This evening, Herat said to Thomas, “My friend, I have something for you. It is to commemorate the beginning of a new stage of life for you. Follow me, please.”
Thomas and Kathleen looked at each other with keen interest and followed Herat into the back of the shop. The restaurant was small. Although Thomas and Kathleen had occasionally seen people walking into the back area, they assumed it was for staff only. Herat led them to a darkish staircase and beckoned them down. Once their eyes accustomed to the low light, Thomas and Kathleen could see that the stairway was lined with antique rugs. It led to a corridor which was also carpet-lined. The corridor led to a windowless back room which was piled high with hundreds of exquisite, handmade Afghan rugs. Something about the room was magical. Thomas and Kathleen were enthralled and Herat’s eyes lit up. In the middle of the room was an antique coffee table. On the table was a blue porcelain teapot with a hand-painted floral motif. Herat poured green tea from it and passed them silver trays of pistachios, raisins, almonds, and traditional sweets.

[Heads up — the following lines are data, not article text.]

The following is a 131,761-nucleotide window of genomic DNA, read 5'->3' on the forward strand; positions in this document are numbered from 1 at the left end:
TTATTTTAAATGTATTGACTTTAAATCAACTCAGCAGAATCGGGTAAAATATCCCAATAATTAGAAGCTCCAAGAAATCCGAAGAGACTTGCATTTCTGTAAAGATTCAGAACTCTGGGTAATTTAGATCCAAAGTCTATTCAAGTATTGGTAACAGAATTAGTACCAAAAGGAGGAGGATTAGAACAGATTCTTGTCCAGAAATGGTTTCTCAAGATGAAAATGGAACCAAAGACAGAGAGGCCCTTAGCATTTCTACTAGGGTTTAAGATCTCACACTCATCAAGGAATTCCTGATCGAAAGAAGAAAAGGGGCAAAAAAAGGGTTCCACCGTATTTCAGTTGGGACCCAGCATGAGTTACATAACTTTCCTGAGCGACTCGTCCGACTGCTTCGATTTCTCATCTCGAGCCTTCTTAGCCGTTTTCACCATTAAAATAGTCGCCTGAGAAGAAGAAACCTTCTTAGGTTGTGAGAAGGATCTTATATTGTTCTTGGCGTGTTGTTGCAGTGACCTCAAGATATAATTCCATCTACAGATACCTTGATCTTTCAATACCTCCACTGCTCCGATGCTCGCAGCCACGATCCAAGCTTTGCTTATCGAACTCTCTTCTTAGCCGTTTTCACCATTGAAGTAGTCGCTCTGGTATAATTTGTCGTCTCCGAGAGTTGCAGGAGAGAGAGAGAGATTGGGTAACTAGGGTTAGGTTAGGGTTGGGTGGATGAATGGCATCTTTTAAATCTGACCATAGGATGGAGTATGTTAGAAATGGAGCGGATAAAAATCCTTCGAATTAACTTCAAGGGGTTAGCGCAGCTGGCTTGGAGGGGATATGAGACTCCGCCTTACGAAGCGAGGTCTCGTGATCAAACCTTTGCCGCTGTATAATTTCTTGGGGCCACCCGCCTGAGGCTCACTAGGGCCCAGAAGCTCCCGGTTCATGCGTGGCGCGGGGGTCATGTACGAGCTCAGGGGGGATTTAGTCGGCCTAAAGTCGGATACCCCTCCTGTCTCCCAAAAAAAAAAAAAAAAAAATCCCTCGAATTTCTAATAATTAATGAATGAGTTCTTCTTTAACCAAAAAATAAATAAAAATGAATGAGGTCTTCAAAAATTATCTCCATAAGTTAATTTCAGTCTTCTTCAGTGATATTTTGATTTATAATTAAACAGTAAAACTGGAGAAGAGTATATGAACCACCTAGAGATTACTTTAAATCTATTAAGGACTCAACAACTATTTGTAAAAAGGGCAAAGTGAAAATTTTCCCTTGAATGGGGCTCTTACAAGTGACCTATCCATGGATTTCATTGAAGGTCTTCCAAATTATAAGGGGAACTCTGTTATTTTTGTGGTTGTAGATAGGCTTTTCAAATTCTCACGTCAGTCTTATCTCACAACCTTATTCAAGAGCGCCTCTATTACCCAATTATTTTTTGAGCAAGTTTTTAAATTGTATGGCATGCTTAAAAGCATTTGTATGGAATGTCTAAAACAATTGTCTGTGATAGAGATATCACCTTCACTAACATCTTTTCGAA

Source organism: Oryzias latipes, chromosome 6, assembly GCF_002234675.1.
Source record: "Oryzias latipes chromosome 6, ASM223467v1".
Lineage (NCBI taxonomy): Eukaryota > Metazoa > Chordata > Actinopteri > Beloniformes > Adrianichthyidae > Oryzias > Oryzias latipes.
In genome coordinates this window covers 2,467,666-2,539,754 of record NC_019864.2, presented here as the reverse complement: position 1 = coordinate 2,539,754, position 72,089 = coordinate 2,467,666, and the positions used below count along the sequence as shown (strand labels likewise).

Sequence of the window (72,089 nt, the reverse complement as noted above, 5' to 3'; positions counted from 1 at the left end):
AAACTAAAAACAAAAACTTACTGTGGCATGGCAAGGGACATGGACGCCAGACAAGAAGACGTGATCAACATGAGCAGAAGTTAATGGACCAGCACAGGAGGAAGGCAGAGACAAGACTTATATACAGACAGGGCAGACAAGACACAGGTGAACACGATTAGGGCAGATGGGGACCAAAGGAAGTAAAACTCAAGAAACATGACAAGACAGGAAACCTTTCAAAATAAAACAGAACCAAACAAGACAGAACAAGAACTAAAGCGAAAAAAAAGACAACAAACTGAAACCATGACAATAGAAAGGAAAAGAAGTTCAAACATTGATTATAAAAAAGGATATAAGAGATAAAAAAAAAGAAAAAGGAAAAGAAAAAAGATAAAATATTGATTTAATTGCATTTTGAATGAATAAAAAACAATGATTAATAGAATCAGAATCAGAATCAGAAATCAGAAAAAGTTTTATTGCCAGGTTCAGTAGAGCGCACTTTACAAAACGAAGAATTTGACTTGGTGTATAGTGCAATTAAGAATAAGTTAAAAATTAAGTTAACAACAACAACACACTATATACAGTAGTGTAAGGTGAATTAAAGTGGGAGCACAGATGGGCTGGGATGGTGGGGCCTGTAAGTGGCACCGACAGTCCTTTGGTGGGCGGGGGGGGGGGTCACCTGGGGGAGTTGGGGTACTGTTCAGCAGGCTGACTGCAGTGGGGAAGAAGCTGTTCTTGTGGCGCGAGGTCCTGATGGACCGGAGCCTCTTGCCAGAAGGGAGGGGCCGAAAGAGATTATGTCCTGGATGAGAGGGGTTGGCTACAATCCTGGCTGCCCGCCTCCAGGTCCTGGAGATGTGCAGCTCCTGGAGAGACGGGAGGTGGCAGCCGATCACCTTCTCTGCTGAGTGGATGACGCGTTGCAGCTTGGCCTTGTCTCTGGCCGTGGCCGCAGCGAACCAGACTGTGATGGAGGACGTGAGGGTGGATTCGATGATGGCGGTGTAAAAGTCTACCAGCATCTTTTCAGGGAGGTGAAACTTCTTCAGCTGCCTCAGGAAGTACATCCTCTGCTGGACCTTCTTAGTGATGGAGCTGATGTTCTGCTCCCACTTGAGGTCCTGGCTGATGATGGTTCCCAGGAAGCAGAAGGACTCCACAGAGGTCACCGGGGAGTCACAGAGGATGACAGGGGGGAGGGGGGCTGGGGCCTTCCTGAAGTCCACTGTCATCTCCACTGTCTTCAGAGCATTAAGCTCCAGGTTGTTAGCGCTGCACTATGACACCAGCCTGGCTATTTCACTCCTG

“Please,” said Herat, “sit and eat. We will wait for the decision.” Thomas and Kathleen wondered, of course, what the decision was deciding and for whom but they didn’t want to break the sacred atmosphere by asking. They sat, ate, and waited. Herat paced the room. After ten minutes, he eagerly announced, “It is this one. They have decided.” He pointed to one of the rugs that had a corner poking out from the enormous pile. “It did have to be one at the bottom of the pile,” joked Herat as he pulled the top rugs off to get to the chosen one. Thomas jumped to his feet to help his friend. They each grabbed an end of the gorgeous rugs and, one by one, made a new pile while Herat told little stories about the rugs. He remembered where each one came from and how it had served its previous owners. “We value these rugs more for the service they have already given,” said Herat. Having reached the chosen rug, Herat pulled it out ceremoniously.